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LAS VEQA8 DAILY OPTIC, MONDAY, NOVEMBER 20, 1911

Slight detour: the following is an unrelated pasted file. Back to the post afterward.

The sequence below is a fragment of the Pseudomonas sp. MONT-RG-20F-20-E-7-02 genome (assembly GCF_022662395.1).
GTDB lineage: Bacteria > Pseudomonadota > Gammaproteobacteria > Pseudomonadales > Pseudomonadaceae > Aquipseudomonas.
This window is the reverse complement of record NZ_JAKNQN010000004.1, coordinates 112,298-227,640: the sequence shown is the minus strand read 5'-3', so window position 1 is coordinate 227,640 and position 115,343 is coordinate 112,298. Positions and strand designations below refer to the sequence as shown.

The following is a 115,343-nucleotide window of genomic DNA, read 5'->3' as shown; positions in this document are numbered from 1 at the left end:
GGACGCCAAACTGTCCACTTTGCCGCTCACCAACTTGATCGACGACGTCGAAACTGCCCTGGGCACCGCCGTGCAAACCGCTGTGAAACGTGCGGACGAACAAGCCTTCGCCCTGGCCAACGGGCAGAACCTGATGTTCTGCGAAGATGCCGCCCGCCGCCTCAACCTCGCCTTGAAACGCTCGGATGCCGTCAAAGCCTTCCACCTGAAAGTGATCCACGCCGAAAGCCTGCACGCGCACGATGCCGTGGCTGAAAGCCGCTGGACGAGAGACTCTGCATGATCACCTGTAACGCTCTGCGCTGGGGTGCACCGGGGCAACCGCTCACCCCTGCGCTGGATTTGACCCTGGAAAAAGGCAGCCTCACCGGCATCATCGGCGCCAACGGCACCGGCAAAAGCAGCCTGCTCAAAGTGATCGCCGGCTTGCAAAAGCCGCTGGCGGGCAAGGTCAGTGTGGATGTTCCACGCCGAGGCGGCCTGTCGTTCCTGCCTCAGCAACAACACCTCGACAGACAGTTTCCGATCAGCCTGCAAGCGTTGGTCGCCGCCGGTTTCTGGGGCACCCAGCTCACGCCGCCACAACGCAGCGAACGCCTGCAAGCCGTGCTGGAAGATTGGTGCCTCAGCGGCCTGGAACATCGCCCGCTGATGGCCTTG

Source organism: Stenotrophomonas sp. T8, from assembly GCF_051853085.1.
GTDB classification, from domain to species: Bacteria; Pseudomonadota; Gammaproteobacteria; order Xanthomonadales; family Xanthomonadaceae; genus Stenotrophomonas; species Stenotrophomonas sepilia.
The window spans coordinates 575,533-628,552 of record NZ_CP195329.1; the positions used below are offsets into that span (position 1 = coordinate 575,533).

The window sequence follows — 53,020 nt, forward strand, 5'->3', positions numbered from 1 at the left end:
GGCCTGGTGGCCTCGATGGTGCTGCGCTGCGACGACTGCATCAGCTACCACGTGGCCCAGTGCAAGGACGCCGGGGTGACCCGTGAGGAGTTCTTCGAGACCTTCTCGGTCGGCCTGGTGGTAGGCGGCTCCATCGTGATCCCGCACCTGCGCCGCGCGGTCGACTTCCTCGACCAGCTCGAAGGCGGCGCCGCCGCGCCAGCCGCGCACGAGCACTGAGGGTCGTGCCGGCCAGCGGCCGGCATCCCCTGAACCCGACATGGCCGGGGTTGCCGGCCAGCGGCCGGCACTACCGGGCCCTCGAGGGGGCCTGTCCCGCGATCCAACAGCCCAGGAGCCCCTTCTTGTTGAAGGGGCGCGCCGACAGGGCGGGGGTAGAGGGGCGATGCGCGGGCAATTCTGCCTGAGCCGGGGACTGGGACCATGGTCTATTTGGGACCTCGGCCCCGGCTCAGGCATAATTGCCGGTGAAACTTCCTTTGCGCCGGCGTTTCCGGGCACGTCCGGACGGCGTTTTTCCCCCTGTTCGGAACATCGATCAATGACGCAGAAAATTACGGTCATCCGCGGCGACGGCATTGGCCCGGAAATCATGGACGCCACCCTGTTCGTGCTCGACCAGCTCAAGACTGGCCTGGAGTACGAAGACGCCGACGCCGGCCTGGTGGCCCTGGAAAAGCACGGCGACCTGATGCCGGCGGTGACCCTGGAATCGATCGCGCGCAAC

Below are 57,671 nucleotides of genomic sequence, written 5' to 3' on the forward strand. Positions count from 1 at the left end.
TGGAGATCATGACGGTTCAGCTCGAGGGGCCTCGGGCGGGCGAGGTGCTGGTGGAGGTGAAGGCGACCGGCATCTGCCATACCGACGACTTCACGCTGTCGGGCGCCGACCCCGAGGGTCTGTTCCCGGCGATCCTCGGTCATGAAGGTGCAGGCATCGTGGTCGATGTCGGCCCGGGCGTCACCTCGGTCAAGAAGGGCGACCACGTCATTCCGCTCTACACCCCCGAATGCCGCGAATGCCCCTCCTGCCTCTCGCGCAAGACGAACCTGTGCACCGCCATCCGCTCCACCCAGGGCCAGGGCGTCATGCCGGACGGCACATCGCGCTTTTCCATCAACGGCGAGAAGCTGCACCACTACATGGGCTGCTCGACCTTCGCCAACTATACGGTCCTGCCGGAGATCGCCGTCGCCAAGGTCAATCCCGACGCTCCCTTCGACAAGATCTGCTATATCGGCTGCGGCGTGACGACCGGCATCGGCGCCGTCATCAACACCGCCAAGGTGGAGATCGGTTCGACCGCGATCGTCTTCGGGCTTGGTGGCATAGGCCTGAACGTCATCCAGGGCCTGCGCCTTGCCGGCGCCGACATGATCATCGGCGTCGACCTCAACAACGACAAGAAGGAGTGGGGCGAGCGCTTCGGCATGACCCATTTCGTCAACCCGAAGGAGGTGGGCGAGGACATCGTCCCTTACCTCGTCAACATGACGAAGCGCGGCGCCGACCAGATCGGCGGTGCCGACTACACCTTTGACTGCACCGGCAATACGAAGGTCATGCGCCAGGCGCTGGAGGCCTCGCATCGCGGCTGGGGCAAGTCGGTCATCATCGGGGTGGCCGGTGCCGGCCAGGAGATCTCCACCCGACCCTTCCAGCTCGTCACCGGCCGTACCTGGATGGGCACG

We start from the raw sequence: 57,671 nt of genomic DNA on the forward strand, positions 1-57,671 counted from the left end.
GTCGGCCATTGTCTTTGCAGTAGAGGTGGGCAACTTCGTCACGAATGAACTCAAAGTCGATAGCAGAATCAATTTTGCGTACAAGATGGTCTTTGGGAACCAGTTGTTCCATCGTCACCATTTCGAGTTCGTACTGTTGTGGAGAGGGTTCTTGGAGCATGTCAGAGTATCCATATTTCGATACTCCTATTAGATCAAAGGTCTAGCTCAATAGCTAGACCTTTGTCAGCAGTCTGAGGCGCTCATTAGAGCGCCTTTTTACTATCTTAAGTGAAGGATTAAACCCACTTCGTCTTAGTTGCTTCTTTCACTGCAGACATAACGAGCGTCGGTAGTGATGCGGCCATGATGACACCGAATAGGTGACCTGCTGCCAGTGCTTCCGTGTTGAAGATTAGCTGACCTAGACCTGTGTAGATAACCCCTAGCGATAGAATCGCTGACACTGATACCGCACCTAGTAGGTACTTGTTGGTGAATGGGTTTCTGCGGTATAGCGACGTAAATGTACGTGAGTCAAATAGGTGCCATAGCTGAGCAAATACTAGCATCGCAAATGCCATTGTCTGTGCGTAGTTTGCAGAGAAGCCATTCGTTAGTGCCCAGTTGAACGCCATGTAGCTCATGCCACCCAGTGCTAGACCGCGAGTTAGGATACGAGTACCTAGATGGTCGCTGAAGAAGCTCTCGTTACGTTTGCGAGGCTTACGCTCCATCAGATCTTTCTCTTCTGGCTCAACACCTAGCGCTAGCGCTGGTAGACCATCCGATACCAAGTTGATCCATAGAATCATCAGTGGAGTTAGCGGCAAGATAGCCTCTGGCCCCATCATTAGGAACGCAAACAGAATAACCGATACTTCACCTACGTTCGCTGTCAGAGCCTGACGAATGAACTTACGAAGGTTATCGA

TWO V RAILROAD NEWS OF PASSING INTEREST FIFTY YOUNG PEOPLE HAVE EN TERED THE SANTA FE'S ESSAY CONTEST. The Santa Fe'e idea In offering prizes to school children for the best essays on the demonstration train has met with most flattering response. More than 50 school superintendents In Kansas have sent letters to the publicity agent of the road, J. F. Jar rell, offering every assistance and promising that their schools would gladly enter the contest It is probable that nearly 200 schools in the state will furnish pa pers for the prizes. Thousands of school children witnessed the big demonstration train as it passed their towns and all of them have their own little opinions on its meaning and its contribution to public sentiment on the part of the Atchison, Topeka & Santa Fe railway. When the demonstration train ex hibited in Kansas towns last montu and in September hundreds of schools were dismissed that the children might see the train. The Santa Fe officials took special pains to explain the meaning of the display to the pupils and teachers and professors lectured to them. Thousands of school children in the state have in their possession picture of the train the largest locomotive in the world and the types of passenger and freight equipment The prizes for this contest are as follows : For best essay $50. For second best $25. For the third best $10. From fourth to eighth best prizes of $5 each. From ninth to eighteenth best prizes of $2.50 each. The contest closes December 10fi The children have more than three weeks for the work on their contri butions and reports from various cities and villages state that many pu pils are working on their essays now. The judges are L. L. Kiene, man aging editor of the Topeka State Jour nal; Philip Eastman, managing editor of the Topeka Capital; Albert Mac Rae, managing editor of the Santa Fe Employes' Magazine. The prizes will be awarded immediately after the judges meet and make their decisions. Good Position for Benedict. Bruce W. Benedict, for several years In the motive power department of the Atchison, Topeka & Santa Fe in Topeka, has been appointed director of the shop laboratories in the de partment of mechanical engineering at the University of Illinois. Mr. Ben edict was born at Buda, III., In De cember, 1876, and graduated from the University of Nebraska in 1901. Before going to college he served an apprenticeship on the Chicago, Burlington & Quincy, and after grad uating returned to that road, where SHE HAD CONSTANT PAIN Until Relieved by Lydia E. Pink ham's Vegetable Compound. Dewittville, N.Y. " Before I start ed to take Lydia E. Pinkham's Vege- ltaiut; i;ompouna i I suffered nearly all the time with head- lac he s, backaches, Iand bearing down pains, and had a continuous pain in - ei ii imy jeiL sine. i. I made me sick it I I tried to walk much, Jand my back was so iweat that J. was obliged to wear Icorsets all the time. But now I do not have any of these troubles. I have a fine strong baby daughter now, which I did not have before taking Lydia E. Pinkham's Vegetable Compound." Mrs. A. A. Giles, Eoute 44, Dewittville, N. Y. The above is only one of the thou sands of grateful letters which are constantly being , received by the Pinkham Medicine Company of Lynn, Mass., which prove beyond a doubt that Lydia E. Pinkham's Vegetable Com pound, made from roots and herbs, actually does cure these obstinate dis eases of women, and that every such suffering woman owes it to herself to at least give Lydia E. Pinkham's Vege table Compound a trial before submit ting to an operation, or giving up hope of recovery. Mrs. Pinkham of Lynn, Mass., invites all sick women to write her for advice. She has guided thousands to health and her advice is free. FT -r he was successively, machinist as sistant in testing laboratory, assistant road foreman of engines, road fore man of engines, general foreman ot locomotive and car repairs and me chanical inspector. He was then for two years editor of the Railway Mas ter Mechanic at Chicago, which posi tion he left to become supervisor of schedules on the Santa Fe, and he has more recently been bonus super visor on that road. He is popular and well known- In Topeka and will be missed In rail road circles in that city. Afraid to Buy In West Chicago, Nov. 20. Conservatism among Interior merchants in all sec tions is growing. This is shown by reports made by the leading jobbers, whose traveling men are on the road for spring orders. They say that many of the interior distributors who usu ally place good contracts at this sea son now tell the salesmen that they are not ready to buy, and to call later. So many merchants are following this course that sales of spring goods show a substantial decrease In the aggregate to date as compared with last year. Jobbers are therefore revising their optimistic views as to the future. They say, however, that those who do not buy goods early in the season will do so later, and they anticipate a fairly even distribution throughout the season. This belief is confirmed by the liberal volume of business now witnessed for immediate delivery, as buyers prefer to buy as required rather than to take risk of being caught with a surplus stock. This feature is making the jobbers carry stocks and gives them a more even trade from month to month. Dramatic Locomotive Mishap. Railroad men have been reading of the new Buck external throttle invent ed by W. F. Buck, superintendent of motive power of the Santa Fe. Below is an account of an accident on the Erie an accident that probably could have been prevented if the Buck throt tle was in use. "When the engineer," says the report "eased upon the throttle preparatory to stopping at the station, the engine, with its six heav ily laden passenger cars, rushed on with increasing speed. He closed the throttle, but there was no re sponse. With his engine running away with the train, there was but one chance the emergency brakes. He jammed on the air, and the train was brought to a stop 100 feet beyond the station. For an Instant the en gine's brakes gripped the wheels. Then with a roar, the engine shook and heaved and the wheels revolved SB though the engine was traveling 90 miles an hour. Showers of sparks flew into the air, but the train did not move. The emergency steam valves were thrown open, and to prevent the lire from generating steam faster than it could be blown off, several pails of water were thrown on it. Soon the engine spent its power, and the wheels slowed down. Investigation showed that the throttle had broken inside the boiler. It was fortunate that the airbrakes held, for the en gine would have jarred the throttle wide open and the train would never have made the sharp curves within the city limits without disaster." As a fitting accompaniment to this thrill ing drama, one can fairly hear the engineer shouting: "A notch, an other notch, my family pass for a middle notch in the reverse quad rant!" MANY SQUIRRELS HOLD FORTH Right to Search Pockets for Nuts Is Held by Washington Pets. Washington squirrels are the aris tocrats of squirreldom. Every one of the numerous little parks or "squares," as they are known in the capital, has its band of squirrels. Feeding them is one of the established amusements of park life. The squirrels are pro tected by law and soon learn they have nothing to fear. Those in the White House grounds are especially tame. It is not an uncommon sight to see one of them scampering along at the heels of visitors, mutely beg ging for alms. While feeding the squirrels Is a common practice, each park has a little company of men and women who constitute themselves the especial guardians of the pets In that square. The squirrels learn their friends and come scurrying down the trees upon their approach On their hind legs they beg for nuts and often they search pockets for them. Children learn thus that there is more pleas ure to be had from being kind to ani mals than by Indulging In the usual childhood practice of persecuting them Coloratura, Maybe. "Do you remember the oldest Jimp son girl?" "Esmeralda?" , "Yes." "Quite well?" "You know and I know that she wai born right here In Alabama, and yet since she has become an opera star she calls herself a Colorado soprano!" LITTLE WARS OF THE FRENCH They Have Two Campaigns on Hand at Present That May Last for Years. While the war in Morocco calls for 30,000 men, France still has two other little wars on her hands with no pron pects of complete pacification within three or four years. The latest news from Wadal in the heart of Sudan shows that in February the negro tribes affiliated with the Se noussia were still fighting fiercely, de spite invariable and severe losses. A serious encounter took place on February 7 in Darkouti, just occupied by the French under Colonel Largeau. On the previous day a large caravan from Mecca, in connivance with the Senoussian chief, Allan Djabou, pre sented itself at the intrenched port at N'dele, professing a peaceful attitude. At three o'clock In the morning the tribesmen, approaching under cover of the caravan, opened a furious fire on the French and their native allies. The battle lasted until eight, when the at tack broke up in a panic. Allah Dja bou was ahot in the leg. He left 50 dead on the field and carried off hun dreds of wounded. This is a sample of a dozen com bats recorded in brief dispatches in the French papers. Reenforcements are now moving in from the coast to join Largeau. They should reach him about the middle of August. He will then have 1,200 men, and it is be lieved he will soon be able to pacify central Africa and end the pernicious activities of the Senoussla. The other troubled region is on the Ivory coast. The tribes living near the Liberian frontier have recently been brought into order after a cam paign of six weeks in which they lost heavily, while the French had seven men wounded. France has 2,400 native troops un der French officers operating in the region, and expects to have it reduced to order In three years. So far 40,000 guns have been captured from natives and destroyed. OLD CUSTOM BRINGS TROUBLE Young Men Try to Force Entrance to Young Girl's Home ana Are Shot Four young men have been shot at Vex (Valals) by an irate father to whose daughter they had come to pay court. They were refused admission to the house and when they tried to force their way in the father took down his gun and fired. Two of them were slightly wounded and the other two seriously. The father was ar rested. The encounter and its almoBt tragic ending were due to an ancient custom which prevails in the villages of the canton of Valals and In the Alpine hamlets of the German cantons. After a girl has reached the age of eighteen her parents are not surprised to re ceive the visit of several young men after the day's work to ask to see their daughter and pass a pleasant evening in the family circle. The visit Is looked on as a compliment, and as the young men bring with them wines and food they are generally welcomed by the parents. The cus tom, which Is known as the "Veillee," results in introductions and often In marriages. Waited Long for Honor. Forty years to elapse before honor ing a hero Is, to say the least, a rea sonable time. Few of his comrades will be left to say that the distinction is Invidious. Yet this Is what has happened to the man who saved the Louvre when Paris was in the hands of the commune in 1871. Maj. Mar. tian de Bernardy de Segoyer was the hero of May 24, 1871, and the victim of the mob a day or so later. He was in command of the Twenty-sixth battalion de chasseurs-a-pled and was dispatched to occupy the Tuileries garden. He saw the Louvre was threatened, in fact, the flames had reached the gallery of antiquities. He had no orders, but he took upon him self to send his men and In a short time the flames were under control, London Globe. Not His Line. George L. Shronk, one of Atlantic City's champion life guards, was dis cussing his profession, says the Los Angeles Times. "Funny things happen to us guards sometimes," said Mr. Shronk. "A funny thing happened to my friend Tim last week. A society belle from Spruce street went into the water wearing one of those fashionable transformations or wigs. A big wave went over her and when she came up the transformation was floating out to sea. She turned and ran to Tim. "'Oh, save my hair!' she yelled. 'Save my hair!' " 'Pardon me, lady,' says Tim. 'I'm a life saver, not a hair restorer.' " A Cruel Apologist "Mr. Bllggins takes himself very seriously," said the critical young wo man. "Well," replied Miss Cayenne, "you can't blame him. To be thrown into a cruel world with no more brains than he possesses would be a serious matter for anybody." Baby Eulogy. Us--Come right In, old man, and see our new baby! There isn't he great? He Oh, yes! Fine! Well, they say homely babies grow up to be hand- i some that Is, you cad be thankful or well, how much he looks like his I mother, I mean! SOME BREAD RECIPES FOODS MORE OR LE63 OUT , THE ORDINARY. OF Raised Tea Biscuits Will Be Appreci ated For Boston Brown Bread Popovers a Delicacy That Is Popular With All. Raised Tea Biscuits Ingredients one cupful of scalded milk, one-fourth cupful of butter, three yeast cakes ,one tablespoonful of sugar, one-half teaspoonful of salt, white of one egg, and four cupfuls of flour. Make a nice sponge, letting It stand in a warm place In a pan placed in warm water; then add the flour, knead it for twenty minutes, and divide into biscult-slzed pieces. Let these rise in the baking pan until twice the first size, and bake. A single loaf of raised bread may be made of the same Ingredients ia this manner. Boston Brown Bread. Ingredients two cupfuls of white cornmeal, two cupfuls of yellow meal, two cupfuls of graham flour, one cupful of molasses, one capful of sour milk and one of sweet milk, two cupfuls of boiling wa ter, salt to taste and one teaspoonful of soda. Mix the two meals, the flour and the salt well together; add the boiling water. Put the sweet milk and mo lasses together and add them to first things. Then dissolve the soda in the sour milk and put these in. Put the mixture into a round covered tin buck et and steam it for three hours; un cover and bake in the oven for half an hour. This bread may be eaten hot or cold and be toasted when stale. In New England baked beans go with it. Pulled Bread. Take a perfectly fresh loaf of baker's French bread. Break off Irregular pieces, , of the spongy Inside and dry them in a very slow oven until a delicate brown. These must be reheated In the oven when served, and the "pull" Is good with chocolate, coffee, tea or bouillon. The inside of fresh homemade bis cuits left over from a meal may be treated In the same way, and the crusts of them toasted and kept for shells for creamed dishes. Popovers. Ingredients two cupfuls of milk, two cupfuls of flour, two eggs (whites and yolks beaten separately.) salt to taste. Mix salt and flour well together. Put the beaten yolks with the milk and then add them slowly to the flour, making a smooth batter. Then turn in the whipped whites, folding these gently Into the mixture. Put the bat ter Immediately into hot greased pans, half filling them, and bake ir hot oven for thirty minutes. As popovers fall when cold they must be eaten as soon as baked. Raised Cornbread. Ingredients one cupful of fine sifted cornmeal, one and a half cupfuls of milk, two eggs, one tablespoonful of butter, one teaspoon ful of baking powder, one teaspoonful of sugar, salt. Scald the milk and pour It over the meal. Let cool and then add the but ter (melted), salt, sugar, baking pow der and yolks of eggs. Stir all togeth er quickly and thoroughly; and then fold In the whites of the eggs beaten to a stiff froth. Bake in a flat pan in a hot oven for thirty minutes. American Marmalade. One each orange, lemon, grapefruit and two very small apples (green ings) ; shave very thin, in small pieces, rejecting seeds and cores; use all peel and pulp; peel the ap ples, measure; add three times the amount of water and let stand in ' a granite pan over night; in the morn ing boll for ten minutes; let stand another night, then add an equal amount of sugar (cup for cup) and boll until it jellies; stir as little as possible and don't cook too fast Pour Into jelly glasses and when cool cover with paraffin and seal. It will be a beautiful amber color. Canape Careme. A fanciful concoction is "canape Careme," which calls for the chopped meat of half a small lobster, a truf fle and two tiny pickles. Dredge them with pepper and salt and mix all with two tablespoonfuls of mayonnaise dressing. Spread the mixture over round pieces of toast about two inches in diameter and decorate the center of each canape with half a teaspoon ful of caviare. Chill Sauce, Made Without Spices. Here is a recipe for chili sauce with no spices which has been In my fam ily for years, and pronounced fine by all who eat it. It makes about four quarts, or eight pints: 24 large ripe tomatoes, three green peppers, six medium sized onions. Chop as fine as desired and add ten tablespoons sugar, two cups strong vinegar and salt to taste. Cook together until thick as desired. Boston Globe. Fried Sweet Potatoes. Peel boiled sweet potatoes and cut In slices lengthwise. Put three table spoonfuls of dripping in a good-sized frying pan, dust the slices with salt and pepper and put them in the hot fat. When browned on one side turn and brown on the other. Schmere Kase. The Germans use drained buttermilk as a cheese and add salt, pepper, also. If liked, a little green onion top. This is an economical supper dish and delicious. THANKSGIVING SALE CONTINUES ALL THIS WEEK Women's Suits and Dresses at Special Prices $12.50 and $13.50 Tailored Suits for $17.50 to $21.00 Tailored Suits for $23.50 to $28.00 Tailored Suits for $28.50 to $35.00 Tailored Suits for $39.50 to $42.5'- Tailored Suits for Women'sSeparate Skirts Jn all the latest and most popu lar styles and materials, all de sirable colors and fancy mix tures. ONE-FOURTH OFF VICTOR TALKING MACHINES SENT MAN TO PEN THEN WEDDED GIRL WA(ITS NINE YEARS FOR JAMES DALTON AND THEN BECOME8 HI8 WIFE. Topeka, Kan., Nov. 20. Miss Laura Taylor, the girl who got James S. Dal ton 'into trouble that led to him to eb sentenced to be hanged, woited nine year until Dalton was paroled and has been married to him. They are living at Hutchinson, where Dalton is in charge of the Bertillon room at the state re formatory since he was released from prison on parole a year ago. He Is the only man In Kansas who is not a citizen of the state but who is a state employe. The fact of Dalton's mar riage did not become known until he asked the United States civil ser vice commission for a job and the commission asked for his record as a prisoner and as a man since his re lease and before he got into trouble. Dalton was a salesman for a hard ware firm in Seneca in 1898 and met Miss Laura Taylor on one of his trips through the country. They fell in love with Dalton made his head quarters at the Taylor home. One night while Dalton was there a broth er of the fiancee and a man named Royal came along and wanted help to get out of the country. They were dodging the officers then. Dalton, being acquainted with the country, finally agreed to help them escape at the earnest pleadings of Miss Tay lor. Dalton, Taylor and Royal were cap tured in Marshall county and taken to Marysville. A jail delivery was planned and the three men escaped. The jailer was killed. Dalton went through the Cuban war and later set tled in Texas, where he was capturea in 1902, brought back to Kansas, tried and sentenced to be hanged. He was taken to the state penitentiary, hang ing meaning a life term in prison in Kansas, and was kept there until a year ago, when Governor Stubbs pa roled him because the probability of Dalton's guilt of the murder was slight and flimsy. Dalton had become a stenographer and Bertillon expert and was given the job at the reform atory. AMERICAN ROAD CONGRESS Richmond, Va., Nov. 20. If the good roads cause is to be advanced by the intelligent discussion of the subject by able men representing all sections of the country it Is certain to receive a decided impetus from the American Road congress which met here today under the auspices of the American Association for High way improvement. The gathering will continue four days and will be addressed by many men of wide prominence, among them United States Senator Martin of Virginia, General T. Coleman Du Pont of Dela ware, Congressman J. Hampton Moore of Pennsylvania, James S. Harlan of the Interstate Commerce commission, and Edward S. Pearson, secretary of state of New Hampshire. Also a burnt man dreads to be be tween two fires. HIM OUR $10.00 14.00 18.00 22.00 29.00 $45.00 to $65.00 $32.50 to $35.80 $17.50 to $20.00 $27.50 to $35.00 $17.50 to $19.50 Any Man's Suit in the House Including plain and fancy serges and fancy mixtures, worth from $18.00 to $25.00 for $9.85 ESTABLISHED 166& ENTIRE TOWNSiTE SOLD. Alamogordo, N. M., Nov. 20. A six hundred thousand dollar deal has just been cjosed here by which the entire Orogrande townsite has been pur chased from the Orogrande Smelting j company by O. H. Paul, an Iowa capi talist. The deed for record is the longest In the history of the annals of the county clerk's office, taking up no less than ,32 pages of closely type-1 matter. The deal just closed takes in the smelter and water works be longing to the company. O. H. Paul is a developer and pro moter of considerable experience, in Iowa and other western states. Some time ago while here he was impressed with the possibilities of this section, and the result is the deal which was closed here today. Great things are expected for this town. It is the purpose of the pro moters of this scheme to boost Oro grande and the entire section. Aside from the rich mining (properties in the vicinity, rich farming and grazing lands are tributary to Orogrande. A LIBERAL OFFER We Guarantee to Relieve Dyspepsia. We Fail the Medicane Costs Nothing. To unquestionably prove to the people that indigestion and dyspepsia can be permanently relieved and that Rexall Dyspepsia ablets will bring about this result, we will furnish the medicine absolutely free if it failB to give satisfaction to any one using It. The remarkable success of Rexall Dyspepsia .Tablets is due to the high degree of scientific skill used in de vising their formula as well as to the care exercised in their manufacture, whereby the well-known properties ot Bismuth-Subnitrate and Pepsin have been combined with Carminatives and other agents. Bismuth-Subnitrate and Pepsin are constantly employed and recognized by the entire medical profession as invaluable in the treatment of indiges tion and dyspepsia. The Pepsin used In Rexall Dyspep sia Tablets is carefully prepared so ae to develop its greatest efficiency. Pep sin supplies to the digestive apparatus one of the most important elements of the digestive fluid. Without it the digestion and assimilation of food are impossible. The Carminatives passess proper ties which aid in relieving the dis turbances and pain caused by undi gested food. This combination uj these Ingredients makes a remedy in valuable for the complete relief of In. digestion and dyspepsia. We are so certain of this that we urge you to try Rexall Dyspepsia Tablets on our own personal guaran tee. Three sizes, 25 cents, 50 cents, and $1.00. Remember, you can obtain Rexall Remedies only at our store The Rexall Store. E. G. Murphey. EDITOR CHARGED WITH MURDER Dobson, N. C, Nov. 20. Thomas W. Kallam, charged with the murder of H. G. Whitaker, is to b9 tried at the November term of the Surry county court which convened here to day. The killing occurred on the main street in Pilot mountain on October 12 laot Both men were prominent residents of Pilot moun tain. Whitaker was an attorney while Kallam is an attorney and also editor of the local newspaper. Ill feeling is said to have existed be tween the two men for some time Evening Dresses for $34.00 Evening Dresses for 19.50 Silk Dresses for 1350 Silk Dresses for 21.00 Velvet Dresses for 12.50 Women's Millinery Including the newest and best style models in a large variety of styles and colors ONE-THIRD OFF ROSENWALD BLOCK PLAZA previous to the tragedy. It is un derstood that Kallam will make a pilea of self defense, declaring that he shot Whitaker only after the lat ter had threatened him with a knife. BREAKS UP A COLD IN JUST A FEW HOURS. Says Quinine Isn't Effective in the Cure of Colds and Grippe. Nothing else that you can take will break your cold or end grippe so promptly as a dose of Papes Cold Compoupnd every two hours until three consecutive doses are taken. The most miserable headache, dull ness, head and nose stufTed up, fever ishness, sneezing, running of the nose, eore throat, mucous catarrhal dis charges, soreness, stiffness, rheuma tism pains and other distress begin to leave after the very first dose. Rape's Cold Compound Is the result of three years' research at a cost of more than fifty thousand dollars, and contains no quinine, which we have conclusively demonstrated is not ef fective in the treatment of colds or grippe. Take this harmless Compound as directed, with the knowledge that there Is no other medicine made any where else in the world, which will cure your cold or end Grippe misery as promptly and without any other as sistance or bad after-effects as a 25 cent package of Pape's Cold Com pound, which any druggist In the world can supply. HEAVY REVENUES IN HAWAII Some Figures Which Show the Im portance of the Islands to Uncle Sam. "The Importance of Hawaii as a revenue producing part of the United States has never been appreciated by the people of this country," says D. J. Conlon, treasurer of the territory. "In the twelve years Hawaii has been an nexed to this country the islands have paid into the United States treasury in customs duties alone nearly $15. 000,000. The whole state of Washing ton, with Its great cities of Seattle and Tacoma, has paid into the coffers of Uncle Sam only $70,000 more In customs than the Hawaiian islands. "Last year Hawaii paid Into the federal treasury duties and taxes amounting to $1,772,869, according to a report made by Secretary Mac Veagh. This Is more than was paid by Maine, New Hampshire, Vermont, Rhode Island, Delaware, South Caro lina, Georgia, Alabama, Mississippi, Iowa, Colorado, Oregon, Montana, Idaho, Wisconsin, Kansas and other states, and New Mexico, Arizona, Alaska, Porto Rico or the Philippines. In 1910 Hawaii ranked thirteenth la the collection of customs, being ex celled only by New York, Massachu setts, Pennsylvania, Maryland, Flor ida, Louisiana, Ohio, Michigan, Illi nois, Missouri, California and Wash ington. "The sources of revenue in Hawaii are similar to those of any of ,the states. Customs duties form a large part of this revenue. The corporation tax produced last year $124,000 la Hawaii, and this year It will reach several thousand more. These figures merely go to show the importance of the Hawaiian islands to this country, and their value compared with the other Insular possessions of the Unit ed States." PILE8 CURED IN 6 TO 14 DAYS Your druggist will refund money if PAZO OINTMENT falls to cure any case of Itching, Blind, Bleeding or Protruding Piles In 6 to 14 days. 56c.